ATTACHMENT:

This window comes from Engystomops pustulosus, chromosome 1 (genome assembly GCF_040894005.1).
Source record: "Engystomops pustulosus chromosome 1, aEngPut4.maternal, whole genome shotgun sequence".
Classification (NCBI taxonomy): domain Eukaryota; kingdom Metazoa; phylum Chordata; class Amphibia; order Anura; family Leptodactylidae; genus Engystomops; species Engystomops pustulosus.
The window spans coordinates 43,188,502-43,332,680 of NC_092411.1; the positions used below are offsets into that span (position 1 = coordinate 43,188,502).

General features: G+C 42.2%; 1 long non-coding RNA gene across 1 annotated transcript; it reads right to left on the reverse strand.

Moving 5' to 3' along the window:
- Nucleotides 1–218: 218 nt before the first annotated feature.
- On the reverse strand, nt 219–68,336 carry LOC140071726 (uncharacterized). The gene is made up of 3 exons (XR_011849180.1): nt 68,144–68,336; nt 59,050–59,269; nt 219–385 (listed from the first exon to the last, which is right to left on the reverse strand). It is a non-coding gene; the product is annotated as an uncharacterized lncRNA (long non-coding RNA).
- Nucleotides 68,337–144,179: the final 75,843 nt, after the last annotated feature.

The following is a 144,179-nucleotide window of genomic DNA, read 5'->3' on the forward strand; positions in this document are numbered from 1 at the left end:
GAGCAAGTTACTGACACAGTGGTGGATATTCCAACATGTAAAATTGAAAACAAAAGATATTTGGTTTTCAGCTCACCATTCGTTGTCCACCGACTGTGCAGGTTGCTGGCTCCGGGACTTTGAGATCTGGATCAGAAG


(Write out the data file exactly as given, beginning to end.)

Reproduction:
This window comes from Engystomops pustulosus, chromosome 1 (genome assembly GCF_040894005.1).
Source record: "Engystomops pustulosus chromosome 1, aEngPut4.maternal, whole genome shotgun sequence".
Classification (NCBI taxonomy): domain Eukaryota; kingdom Metazoa; phylum Chordata; class Amphibia; order Anura; family Leptodactylidae; genus Engystomops; species Engystomops pustulosus.
The window spans coordinates 43,188,502-43,332,680 of NC_092411.1; the positions used below are offsets into that span (position 1 = coordinate 43,188,502).

General features: G+C 42.2%; 1 long non-coding RNA gene across 1 annotated transcript; it reads right to left on the reverse strand.

Moving 5' to 3' along the window:
- Nucleotides 1–218: 218 nt before the first annotated feature.
- On the reverse strand, nt 219–68,336 carry LOC140071726 (uncharacterized). The gene is made up of 3 exons (XR_011849180.1): nt 68,144–68,336; nt 59,050–59,269; nt 219–385 (listed from the first exon to the last, which is right to left on the reverse strand). It is a non-coding gene; the product is annotated as an uncharacterized lncRNA (long non-coding RNA).
- Nucleotides 68,337–144,179: the final 75,843 nt, after the last annotated feature.

The following is a 144,179-nucleotide window of genomic DNA, read 5'->3' on the forward strand; positions in this document are numbered from 1 at the left end:
GAGCAAGTTACTGACACAGTGGTGGATATTCCAACATGTAAAATTGAAAACAAAAGATATTTGGTTTTCAGCTCACCATTCGTTGTCCACCGACTGTGCAGGTTGCTGGCTCCGGGACTTTGAGATCTGGATCAGAAG